Discipleship in the Church: Innovation and Implementation (Phase Four)

Kevin Halloran

Content Specialist, United States
January 26, 2020

This is part of the series How to Shape Your Ministry Around Disciple Making.

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The fourth phase is what we call innovate and implement.

At this point we know what we need to be doing in ministry. We need to make disciples of all the nations so that they might obey all that the Lord Jesus Christ has commanded. And the way, the means, of making disciples is the Word of God and prayer. As the Spirit of God backs the Word of God, people become disciples

Innovating and implementing is asking ourselves: Where has God placed us? Who are our neighbors? How do we make disciples of those people? And that’s going to look different depending on your context.

How we go about discipleship is different in different contexts – whether you’re a pastor leading a church, whether you’re a student working on a campus, whether you’re a youth group leader during the week, or whether you’re the person who helps lead Sunday School classes for children on Sunday morning. It’s thinking through pathways for disciple growth:

  • How can we engage people?
  • How can we evangelize people?
  • How can we establish them in the faith?
  • How can we equip them to do the work of ministry?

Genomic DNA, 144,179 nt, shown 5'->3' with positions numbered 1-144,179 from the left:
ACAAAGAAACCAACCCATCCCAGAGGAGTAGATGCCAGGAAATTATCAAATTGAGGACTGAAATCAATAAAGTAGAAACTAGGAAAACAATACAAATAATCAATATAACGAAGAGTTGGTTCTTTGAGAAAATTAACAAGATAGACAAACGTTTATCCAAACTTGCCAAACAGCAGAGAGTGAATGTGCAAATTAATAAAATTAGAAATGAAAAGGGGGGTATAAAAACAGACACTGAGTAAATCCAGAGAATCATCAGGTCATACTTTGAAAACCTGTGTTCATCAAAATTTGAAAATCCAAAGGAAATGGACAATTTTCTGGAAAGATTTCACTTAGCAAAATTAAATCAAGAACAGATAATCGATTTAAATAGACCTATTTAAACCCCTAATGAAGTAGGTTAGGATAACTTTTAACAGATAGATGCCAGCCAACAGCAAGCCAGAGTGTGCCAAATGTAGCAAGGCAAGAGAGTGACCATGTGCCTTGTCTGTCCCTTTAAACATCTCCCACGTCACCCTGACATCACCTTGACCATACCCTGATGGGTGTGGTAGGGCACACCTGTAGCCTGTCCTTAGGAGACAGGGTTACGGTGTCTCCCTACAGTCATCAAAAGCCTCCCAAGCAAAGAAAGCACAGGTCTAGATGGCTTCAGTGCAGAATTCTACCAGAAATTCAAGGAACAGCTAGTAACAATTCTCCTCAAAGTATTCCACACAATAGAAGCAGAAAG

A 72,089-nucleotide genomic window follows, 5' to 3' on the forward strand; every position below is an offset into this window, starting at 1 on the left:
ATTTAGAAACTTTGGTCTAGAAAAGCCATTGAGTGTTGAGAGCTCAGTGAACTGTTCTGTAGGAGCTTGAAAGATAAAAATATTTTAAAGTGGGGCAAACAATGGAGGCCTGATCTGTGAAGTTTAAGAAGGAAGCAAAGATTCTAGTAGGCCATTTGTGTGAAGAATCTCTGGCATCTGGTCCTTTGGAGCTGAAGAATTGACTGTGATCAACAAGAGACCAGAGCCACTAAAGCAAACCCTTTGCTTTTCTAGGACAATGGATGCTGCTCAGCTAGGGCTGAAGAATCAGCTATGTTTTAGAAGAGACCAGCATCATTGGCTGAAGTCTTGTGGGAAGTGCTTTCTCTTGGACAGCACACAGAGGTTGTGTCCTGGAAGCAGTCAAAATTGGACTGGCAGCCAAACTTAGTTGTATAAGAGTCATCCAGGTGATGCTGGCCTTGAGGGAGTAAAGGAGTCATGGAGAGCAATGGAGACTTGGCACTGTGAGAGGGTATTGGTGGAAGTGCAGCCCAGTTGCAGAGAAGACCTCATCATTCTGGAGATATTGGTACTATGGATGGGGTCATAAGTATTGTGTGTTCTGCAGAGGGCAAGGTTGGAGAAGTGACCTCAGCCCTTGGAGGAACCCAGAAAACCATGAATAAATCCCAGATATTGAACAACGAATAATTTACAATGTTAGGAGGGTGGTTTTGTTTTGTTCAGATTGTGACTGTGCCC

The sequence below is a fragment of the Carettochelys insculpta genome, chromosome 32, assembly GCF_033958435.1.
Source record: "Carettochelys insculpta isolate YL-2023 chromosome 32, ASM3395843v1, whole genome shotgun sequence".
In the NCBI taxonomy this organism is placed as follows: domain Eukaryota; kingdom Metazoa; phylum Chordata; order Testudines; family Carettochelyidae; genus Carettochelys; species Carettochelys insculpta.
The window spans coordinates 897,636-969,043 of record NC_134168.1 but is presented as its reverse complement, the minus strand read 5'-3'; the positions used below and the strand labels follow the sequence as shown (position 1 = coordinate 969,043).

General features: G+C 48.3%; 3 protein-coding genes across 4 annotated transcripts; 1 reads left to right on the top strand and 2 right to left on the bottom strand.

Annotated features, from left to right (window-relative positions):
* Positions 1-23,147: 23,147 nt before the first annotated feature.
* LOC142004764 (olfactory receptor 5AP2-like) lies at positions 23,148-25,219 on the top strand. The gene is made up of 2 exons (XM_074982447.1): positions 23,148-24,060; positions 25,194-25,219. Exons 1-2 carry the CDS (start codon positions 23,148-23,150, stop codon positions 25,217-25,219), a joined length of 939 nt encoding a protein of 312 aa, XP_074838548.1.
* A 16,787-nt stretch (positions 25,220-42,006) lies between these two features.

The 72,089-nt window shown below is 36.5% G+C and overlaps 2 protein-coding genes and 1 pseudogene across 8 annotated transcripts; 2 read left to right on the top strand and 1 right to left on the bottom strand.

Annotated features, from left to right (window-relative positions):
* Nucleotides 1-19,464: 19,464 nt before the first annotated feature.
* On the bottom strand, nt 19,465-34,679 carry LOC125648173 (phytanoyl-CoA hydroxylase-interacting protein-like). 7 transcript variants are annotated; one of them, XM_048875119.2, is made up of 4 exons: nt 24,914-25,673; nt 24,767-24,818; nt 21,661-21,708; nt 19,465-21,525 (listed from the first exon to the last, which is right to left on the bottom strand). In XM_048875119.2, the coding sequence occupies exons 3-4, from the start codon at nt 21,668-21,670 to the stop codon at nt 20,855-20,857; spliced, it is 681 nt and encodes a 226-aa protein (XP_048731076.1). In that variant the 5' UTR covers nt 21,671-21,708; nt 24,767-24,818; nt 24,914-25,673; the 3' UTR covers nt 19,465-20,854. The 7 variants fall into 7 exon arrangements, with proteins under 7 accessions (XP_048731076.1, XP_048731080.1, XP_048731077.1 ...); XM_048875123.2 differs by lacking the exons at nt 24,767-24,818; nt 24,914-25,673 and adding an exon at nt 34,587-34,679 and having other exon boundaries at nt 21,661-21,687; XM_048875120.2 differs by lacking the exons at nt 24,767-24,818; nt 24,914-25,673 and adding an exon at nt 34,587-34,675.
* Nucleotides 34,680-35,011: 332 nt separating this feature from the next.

That cycle repeats itself. The person who is equipped now engages people, evangelizes and establishes them, then equips them, and the cycle repeats. That’s how God is building His kingdom. Be creative: think through the ways you could prayerfully meet people with the Word of God in the context God has placed you in.

I want to give you an example: Some years ago in a country I was pastoring in, we had a young man who was a student thinking about ministry. He was a surfer. He left for the summer, and we didn’t see him.

Four months later he showed up with long hair and a glowing suntan. We said to this young man, “Where were you?”

He said, “I was surfing all summer.” We thought, “Well, that’s a nice way to spend your summer!” And he said, “Actually, I wasn’t just surfing. I was making disciples. Because I can surf, I met with other surfers. All these people in the surfing community are not Christians, but because I’m a good surfer, they respected me. They let me join their surfing community. God opened doors for me to evangelize these surfers all summer, hanging out with them on the waves and having picnics on the beach at night.”

By the end of it so many people came to Christ that he said they needed a church. It was hard for him to put people in other churches. He asked us, “Would you train me to be a planter for the surfing community?” So, we trained him to be a planter, and he went back to that surfing community and planted a church.

So, there’s a situation where a guy was just innovating and implementing along the way. How can I reach surfers with the gospel? How can I get trained, so I can plant a church for surfers on the west coast? He made disciples in a creative way but did it around the Word of God and prayer.

Part Five seeks to maintain momentum in the disciple-making process.

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